Training for the Workforce Is a Limiting Goal

Photo source: Holy Cross Academy
Photo source: Holy Cross Academy

It has never ceased to amaze me when I read about private schools adopt Common Core in an attempt to be “competitive” with public schools. When many of these schools, especially Catholic schools, had classical education as their foundation, that argument never made sense.

Granted there are other reasons beyond academics to send a child to a private school, but frankly if a private school adopts Common Core to keep up with public schools it makes it harder to justify paying tuition.

It is refreshing to see private schools reject Common Core, and in doing so reject the workforce development model of education. So kudos to Holy Cross Academy in Oneida, NY. The Utica Observer-Dispatch reports:

“Although Common Core states its aim is to provide a consistent, clear understanding of what students are expected to learn, and that its standards reflect the knowledge and skills students need for success in college and careers, it also states its overall purpose – that students be able to compete in the global economy,” said Principal Teri Maciag. “Holy Cross sees these goals as providing training for a position in the workforce, which is a worthy goal, but limiting as far as the student is concerned. The human and spiritual potential of the person is not addressed.”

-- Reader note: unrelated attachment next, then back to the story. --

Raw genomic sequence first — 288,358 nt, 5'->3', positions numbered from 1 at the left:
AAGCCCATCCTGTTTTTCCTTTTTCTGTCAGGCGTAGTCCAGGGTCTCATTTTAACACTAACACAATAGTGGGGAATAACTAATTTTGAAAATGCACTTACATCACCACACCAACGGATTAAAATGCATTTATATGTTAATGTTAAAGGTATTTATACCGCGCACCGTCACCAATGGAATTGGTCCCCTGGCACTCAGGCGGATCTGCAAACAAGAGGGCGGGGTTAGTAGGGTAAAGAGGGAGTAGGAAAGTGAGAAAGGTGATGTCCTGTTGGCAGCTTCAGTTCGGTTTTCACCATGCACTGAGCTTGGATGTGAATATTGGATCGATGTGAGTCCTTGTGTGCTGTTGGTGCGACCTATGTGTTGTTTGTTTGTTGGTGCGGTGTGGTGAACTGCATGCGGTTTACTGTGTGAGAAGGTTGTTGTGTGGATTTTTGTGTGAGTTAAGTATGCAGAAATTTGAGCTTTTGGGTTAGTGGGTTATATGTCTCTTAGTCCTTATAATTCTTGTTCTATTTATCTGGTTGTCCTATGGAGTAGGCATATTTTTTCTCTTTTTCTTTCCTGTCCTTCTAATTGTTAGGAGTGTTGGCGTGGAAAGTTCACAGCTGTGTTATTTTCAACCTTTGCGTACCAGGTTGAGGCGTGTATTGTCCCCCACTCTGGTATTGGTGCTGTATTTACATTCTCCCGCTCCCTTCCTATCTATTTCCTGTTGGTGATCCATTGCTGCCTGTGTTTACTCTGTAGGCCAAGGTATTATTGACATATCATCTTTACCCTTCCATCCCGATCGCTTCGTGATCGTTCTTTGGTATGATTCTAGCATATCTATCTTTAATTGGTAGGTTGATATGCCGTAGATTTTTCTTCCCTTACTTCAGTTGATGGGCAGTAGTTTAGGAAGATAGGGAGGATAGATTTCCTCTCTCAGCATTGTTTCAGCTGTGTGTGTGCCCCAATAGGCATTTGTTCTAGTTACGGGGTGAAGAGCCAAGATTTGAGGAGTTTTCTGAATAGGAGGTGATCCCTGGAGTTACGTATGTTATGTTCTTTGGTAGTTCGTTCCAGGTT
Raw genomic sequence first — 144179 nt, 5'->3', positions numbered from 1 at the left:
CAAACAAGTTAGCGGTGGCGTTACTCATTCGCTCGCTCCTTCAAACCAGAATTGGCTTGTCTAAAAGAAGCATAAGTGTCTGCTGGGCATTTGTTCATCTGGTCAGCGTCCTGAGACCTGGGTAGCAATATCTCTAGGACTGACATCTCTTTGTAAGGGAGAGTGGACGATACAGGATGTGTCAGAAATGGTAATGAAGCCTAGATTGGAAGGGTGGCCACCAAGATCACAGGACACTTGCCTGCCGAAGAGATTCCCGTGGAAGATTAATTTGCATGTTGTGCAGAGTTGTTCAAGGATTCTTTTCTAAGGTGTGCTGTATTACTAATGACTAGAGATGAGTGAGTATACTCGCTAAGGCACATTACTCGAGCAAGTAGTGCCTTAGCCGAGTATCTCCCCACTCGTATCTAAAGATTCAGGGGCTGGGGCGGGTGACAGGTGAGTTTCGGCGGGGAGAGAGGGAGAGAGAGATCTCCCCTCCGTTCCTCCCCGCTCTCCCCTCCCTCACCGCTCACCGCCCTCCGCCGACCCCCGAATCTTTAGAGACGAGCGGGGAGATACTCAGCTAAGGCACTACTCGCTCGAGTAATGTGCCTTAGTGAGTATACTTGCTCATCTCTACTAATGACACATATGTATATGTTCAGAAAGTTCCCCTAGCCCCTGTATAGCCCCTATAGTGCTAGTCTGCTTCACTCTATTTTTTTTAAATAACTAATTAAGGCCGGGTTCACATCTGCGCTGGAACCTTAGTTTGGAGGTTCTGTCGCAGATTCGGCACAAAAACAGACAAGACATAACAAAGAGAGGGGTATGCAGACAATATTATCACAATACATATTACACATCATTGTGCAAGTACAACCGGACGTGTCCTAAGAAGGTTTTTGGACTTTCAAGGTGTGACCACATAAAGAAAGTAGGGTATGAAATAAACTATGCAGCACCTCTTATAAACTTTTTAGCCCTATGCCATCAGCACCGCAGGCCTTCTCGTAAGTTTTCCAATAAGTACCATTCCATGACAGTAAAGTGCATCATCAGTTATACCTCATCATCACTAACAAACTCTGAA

Because Holy Cross Academy is a private school, it doesn’t rely on state funding. It also is independent, and not affiliated with or funded by the Roman Catholic Diocese of Syracuse.

And then some private schools have bought into the Common Core talking points hook, line and sinker.

But other local schools that are affiliated with the diocese – such as Notre Dame, Rome Catholic and St. Patrick’s School in Oneida – have adopted the standards.

“We do administer the Common Core here at Notre Dame, as do all of the Syracuse diocesan schools,” said Kari Puleo, director of development and marketing at Notre Dame. “We believe following the Common Core keeps us competitive as New York state moves in this direction. The Common Core was designed to prepare students for their futures, a core value we strongly believe in. The rigorous curriculum engages students in 21st-century skill sets, including creative thinkers and effective problem solvers.”